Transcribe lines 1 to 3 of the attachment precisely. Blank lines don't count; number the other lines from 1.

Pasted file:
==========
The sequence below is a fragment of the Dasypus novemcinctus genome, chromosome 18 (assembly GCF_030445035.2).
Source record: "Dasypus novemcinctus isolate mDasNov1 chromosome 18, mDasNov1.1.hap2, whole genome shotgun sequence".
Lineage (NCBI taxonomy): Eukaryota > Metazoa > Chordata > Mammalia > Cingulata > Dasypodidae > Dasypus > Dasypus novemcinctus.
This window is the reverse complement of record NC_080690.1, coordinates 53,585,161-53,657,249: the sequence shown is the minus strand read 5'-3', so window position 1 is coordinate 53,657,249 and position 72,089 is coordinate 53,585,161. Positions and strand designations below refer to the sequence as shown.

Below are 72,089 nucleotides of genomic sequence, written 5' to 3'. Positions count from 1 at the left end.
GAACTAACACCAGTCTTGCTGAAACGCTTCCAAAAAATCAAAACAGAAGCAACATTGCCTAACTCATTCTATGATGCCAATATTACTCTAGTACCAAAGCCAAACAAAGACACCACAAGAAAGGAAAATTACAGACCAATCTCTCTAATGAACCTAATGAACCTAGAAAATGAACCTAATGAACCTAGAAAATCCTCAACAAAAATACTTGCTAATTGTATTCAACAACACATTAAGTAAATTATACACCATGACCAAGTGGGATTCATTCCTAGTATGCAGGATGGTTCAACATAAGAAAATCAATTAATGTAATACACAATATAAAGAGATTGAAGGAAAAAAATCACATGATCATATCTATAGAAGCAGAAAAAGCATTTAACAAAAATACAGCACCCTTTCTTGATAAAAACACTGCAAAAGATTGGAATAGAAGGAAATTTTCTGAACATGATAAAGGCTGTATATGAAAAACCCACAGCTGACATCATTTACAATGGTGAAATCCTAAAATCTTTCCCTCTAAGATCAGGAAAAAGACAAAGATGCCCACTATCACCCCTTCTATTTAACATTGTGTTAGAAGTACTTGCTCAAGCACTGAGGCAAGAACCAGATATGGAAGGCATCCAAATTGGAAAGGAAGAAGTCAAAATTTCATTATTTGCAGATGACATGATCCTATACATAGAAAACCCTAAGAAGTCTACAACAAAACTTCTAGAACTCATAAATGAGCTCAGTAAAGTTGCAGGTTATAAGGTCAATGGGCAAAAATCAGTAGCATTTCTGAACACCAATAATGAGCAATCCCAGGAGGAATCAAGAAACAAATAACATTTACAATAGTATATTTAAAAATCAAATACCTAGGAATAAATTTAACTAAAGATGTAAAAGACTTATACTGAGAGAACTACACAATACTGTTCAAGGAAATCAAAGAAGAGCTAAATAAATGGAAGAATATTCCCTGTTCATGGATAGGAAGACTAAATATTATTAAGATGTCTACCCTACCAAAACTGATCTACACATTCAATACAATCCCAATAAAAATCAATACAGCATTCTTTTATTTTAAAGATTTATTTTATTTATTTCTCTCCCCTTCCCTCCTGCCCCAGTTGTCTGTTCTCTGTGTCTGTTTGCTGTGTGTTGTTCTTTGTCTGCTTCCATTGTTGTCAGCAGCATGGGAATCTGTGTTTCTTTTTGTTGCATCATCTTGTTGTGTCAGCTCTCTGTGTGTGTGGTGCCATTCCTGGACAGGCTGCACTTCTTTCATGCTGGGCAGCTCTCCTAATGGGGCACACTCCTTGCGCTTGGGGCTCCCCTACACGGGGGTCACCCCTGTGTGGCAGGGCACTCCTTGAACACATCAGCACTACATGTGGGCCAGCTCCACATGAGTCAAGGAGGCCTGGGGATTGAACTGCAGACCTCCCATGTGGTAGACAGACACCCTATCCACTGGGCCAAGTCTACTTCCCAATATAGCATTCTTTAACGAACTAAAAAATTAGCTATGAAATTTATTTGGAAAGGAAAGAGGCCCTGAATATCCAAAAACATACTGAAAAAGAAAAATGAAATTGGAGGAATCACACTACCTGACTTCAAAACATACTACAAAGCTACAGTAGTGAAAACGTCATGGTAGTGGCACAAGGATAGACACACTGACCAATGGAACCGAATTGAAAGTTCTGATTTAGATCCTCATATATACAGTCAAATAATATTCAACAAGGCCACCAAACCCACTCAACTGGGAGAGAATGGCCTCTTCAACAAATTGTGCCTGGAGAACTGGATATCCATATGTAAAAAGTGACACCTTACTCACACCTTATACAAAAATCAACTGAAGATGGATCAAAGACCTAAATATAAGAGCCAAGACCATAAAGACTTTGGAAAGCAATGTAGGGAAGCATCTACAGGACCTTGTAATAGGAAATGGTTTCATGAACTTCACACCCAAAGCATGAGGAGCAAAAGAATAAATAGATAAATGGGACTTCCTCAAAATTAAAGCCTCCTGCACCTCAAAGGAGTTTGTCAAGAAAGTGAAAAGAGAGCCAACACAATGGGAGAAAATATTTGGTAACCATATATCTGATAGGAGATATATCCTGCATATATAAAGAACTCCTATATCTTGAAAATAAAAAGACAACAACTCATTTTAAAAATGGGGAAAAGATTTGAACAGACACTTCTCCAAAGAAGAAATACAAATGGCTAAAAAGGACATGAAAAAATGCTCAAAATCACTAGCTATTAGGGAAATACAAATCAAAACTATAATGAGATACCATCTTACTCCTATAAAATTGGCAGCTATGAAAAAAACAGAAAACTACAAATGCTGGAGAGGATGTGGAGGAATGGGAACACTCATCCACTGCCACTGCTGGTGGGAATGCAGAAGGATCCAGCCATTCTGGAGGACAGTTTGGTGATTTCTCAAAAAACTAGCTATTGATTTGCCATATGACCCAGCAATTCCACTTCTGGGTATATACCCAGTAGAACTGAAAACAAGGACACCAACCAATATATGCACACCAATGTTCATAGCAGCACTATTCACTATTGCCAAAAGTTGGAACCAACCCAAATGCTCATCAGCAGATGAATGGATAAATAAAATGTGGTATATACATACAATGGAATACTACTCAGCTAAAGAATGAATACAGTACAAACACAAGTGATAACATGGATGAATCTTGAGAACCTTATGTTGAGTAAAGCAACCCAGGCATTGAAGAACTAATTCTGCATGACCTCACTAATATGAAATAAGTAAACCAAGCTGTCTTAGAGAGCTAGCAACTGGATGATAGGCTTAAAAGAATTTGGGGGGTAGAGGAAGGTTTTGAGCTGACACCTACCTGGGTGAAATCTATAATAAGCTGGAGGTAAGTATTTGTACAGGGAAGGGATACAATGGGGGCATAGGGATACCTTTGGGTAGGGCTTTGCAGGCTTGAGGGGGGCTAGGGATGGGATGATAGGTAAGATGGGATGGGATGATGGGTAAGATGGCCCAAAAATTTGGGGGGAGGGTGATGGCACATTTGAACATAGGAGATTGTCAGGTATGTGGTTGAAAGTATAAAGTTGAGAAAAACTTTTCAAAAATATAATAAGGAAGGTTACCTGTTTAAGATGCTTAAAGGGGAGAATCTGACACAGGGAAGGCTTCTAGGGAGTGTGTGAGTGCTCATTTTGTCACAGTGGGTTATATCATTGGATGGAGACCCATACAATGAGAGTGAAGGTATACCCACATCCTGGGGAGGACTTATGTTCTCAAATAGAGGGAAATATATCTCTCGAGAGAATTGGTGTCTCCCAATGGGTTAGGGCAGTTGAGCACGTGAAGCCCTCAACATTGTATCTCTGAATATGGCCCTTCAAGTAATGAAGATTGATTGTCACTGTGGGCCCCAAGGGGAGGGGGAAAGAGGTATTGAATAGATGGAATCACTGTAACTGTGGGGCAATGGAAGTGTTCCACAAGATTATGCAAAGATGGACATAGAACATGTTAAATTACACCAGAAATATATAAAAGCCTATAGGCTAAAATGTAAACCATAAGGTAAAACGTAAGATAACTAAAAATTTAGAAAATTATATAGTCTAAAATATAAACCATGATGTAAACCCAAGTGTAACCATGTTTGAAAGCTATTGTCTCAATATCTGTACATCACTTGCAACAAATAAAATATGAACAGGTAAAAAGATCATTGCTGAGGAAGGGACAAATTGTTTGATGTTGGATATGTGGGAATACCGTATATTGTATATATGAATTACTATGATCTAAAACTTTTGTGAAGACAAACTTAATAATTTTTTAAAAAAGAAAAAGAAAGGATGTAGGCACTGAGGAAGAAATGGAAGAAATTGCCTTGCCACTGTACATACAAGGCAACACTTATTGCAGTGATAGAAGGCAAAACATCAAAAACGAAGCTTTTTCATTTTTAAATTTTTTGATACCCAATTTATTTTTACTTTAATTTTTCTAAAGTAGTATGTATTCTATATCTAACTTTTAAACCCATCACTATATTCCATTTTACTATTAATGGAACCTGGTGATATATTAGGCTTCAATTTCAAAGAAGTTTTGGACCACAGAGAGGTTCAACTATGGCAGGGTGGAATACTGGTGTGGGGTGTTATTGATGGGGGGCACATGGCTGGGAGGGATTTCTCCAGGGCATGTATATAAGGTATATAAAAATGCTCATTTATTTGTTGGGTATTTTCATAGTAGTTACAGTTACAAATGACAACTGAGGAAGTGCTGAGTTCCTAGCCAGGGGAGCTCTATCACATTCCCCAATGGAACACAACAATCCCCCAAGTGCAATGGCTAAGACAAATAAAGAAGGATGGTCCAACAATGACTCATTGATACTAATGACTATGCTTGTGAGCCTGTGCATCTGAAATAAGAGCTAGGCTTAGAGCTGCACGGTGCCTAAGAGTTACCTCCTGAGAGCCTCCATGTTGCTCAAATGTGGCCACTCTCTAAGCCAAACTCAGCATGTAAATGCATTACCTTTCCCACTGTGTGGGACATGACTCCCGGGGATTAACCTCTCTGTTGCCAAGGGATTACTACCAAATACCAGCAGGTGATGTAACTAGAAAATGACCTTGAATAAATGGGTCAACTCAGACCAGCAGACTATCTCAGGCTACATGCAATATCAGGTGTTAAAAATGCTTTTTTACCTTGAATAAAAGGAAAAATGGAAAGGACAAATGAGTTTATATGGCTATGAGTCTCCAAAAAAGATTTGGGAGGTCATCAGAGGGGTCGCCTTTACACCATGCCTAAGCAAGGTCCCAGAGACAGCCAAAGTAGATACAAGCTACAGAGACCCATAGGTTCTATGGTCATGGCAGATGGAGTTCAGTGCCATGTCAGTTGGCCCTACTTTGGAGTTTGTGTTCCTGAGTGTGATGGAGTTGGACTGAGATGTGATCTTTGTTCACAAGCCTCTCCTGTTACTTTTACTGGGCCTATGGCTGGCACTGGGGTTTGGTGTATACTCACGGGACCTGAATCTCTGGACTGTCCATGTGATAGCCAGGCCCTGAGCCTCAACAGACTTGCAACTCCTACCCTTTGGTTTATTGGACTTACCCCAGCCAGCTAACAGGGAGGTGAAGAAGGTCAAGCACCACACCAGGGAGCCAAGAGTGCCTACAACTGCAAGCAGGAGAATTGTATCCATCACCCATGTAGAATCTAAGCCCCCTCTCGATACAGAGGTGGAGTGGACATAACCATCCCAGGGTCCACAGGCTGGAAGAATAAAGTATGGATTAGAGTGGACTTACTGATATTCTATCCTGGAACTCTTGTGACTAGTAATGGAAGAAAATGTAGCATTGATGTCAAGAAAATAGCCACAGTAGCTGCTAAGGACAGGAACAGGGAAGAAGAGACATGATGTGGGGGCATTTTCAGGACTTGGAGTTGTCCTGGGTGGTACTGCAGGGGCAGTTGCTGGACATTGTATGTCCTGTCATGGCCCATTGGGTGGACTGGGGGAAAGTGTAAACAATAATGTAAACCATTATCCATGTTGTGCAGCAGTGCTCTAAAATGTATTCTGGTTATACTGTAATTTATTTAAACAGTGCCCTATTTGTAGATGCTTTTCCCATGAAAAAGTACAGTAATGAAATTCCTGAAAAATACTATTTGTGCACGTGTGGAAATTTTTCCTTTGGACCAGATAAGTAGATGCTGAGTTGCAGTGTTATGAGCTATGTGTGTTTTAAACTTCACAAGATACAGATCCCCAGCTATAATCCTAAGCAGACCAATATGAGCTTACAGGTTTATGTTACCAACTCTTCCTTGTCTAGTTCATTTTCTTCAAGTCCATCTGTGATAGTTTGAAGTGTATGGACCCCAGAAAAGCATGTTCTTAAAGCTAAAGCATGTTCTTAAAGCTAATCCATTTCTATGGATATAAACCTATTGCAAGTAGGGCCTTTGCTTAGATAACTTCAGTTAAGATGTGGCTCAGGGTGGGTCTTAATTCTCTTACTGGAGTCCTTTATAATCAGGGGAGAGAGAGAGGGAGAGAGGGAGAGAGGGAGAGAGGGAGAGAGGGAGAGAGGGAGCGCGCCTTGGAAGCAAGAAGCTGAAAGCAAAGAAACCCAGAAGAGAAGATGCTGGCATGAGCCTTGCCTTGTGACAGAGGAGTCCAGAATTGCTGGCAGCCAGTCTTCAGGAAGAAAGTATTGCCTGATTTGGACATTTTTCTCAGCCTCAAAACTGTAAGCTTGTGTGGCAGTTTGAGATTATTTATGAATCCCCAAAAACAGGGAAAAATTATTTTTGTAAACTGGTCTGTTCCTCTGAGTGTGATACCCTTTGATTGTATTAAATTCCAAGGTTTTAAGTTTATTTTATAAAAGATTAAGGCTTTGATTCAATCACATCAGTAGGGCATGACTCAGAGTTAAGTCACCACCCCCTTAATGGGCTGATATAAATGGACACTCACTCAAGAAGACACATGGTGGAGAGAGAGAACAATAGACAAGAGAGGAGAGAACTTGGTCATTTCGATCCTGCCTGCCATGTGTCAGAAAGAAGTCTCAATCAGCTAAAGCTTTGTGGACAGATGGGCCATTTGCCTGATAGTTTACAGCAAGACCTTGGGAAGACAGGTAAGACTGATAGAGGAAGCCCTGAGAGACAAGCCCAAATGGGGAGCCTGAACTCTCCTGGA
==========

The sequence below is a fragment of the Dasypus novemcinctus genome, chromosome 18 (assembly GCF_030445035.2).
Source record: "Dasypus novemcinctus isolate mDasNov1 chromosome 18, mDasNov1.1.hap2, whole genome shotgun sequence".
Lineage (NCBI taxonomy): Eukaryota > Metazoa > Chordata > Mammalia > Cingulata > Dasypodidae > Dasypus > Dasypus novemcinctus.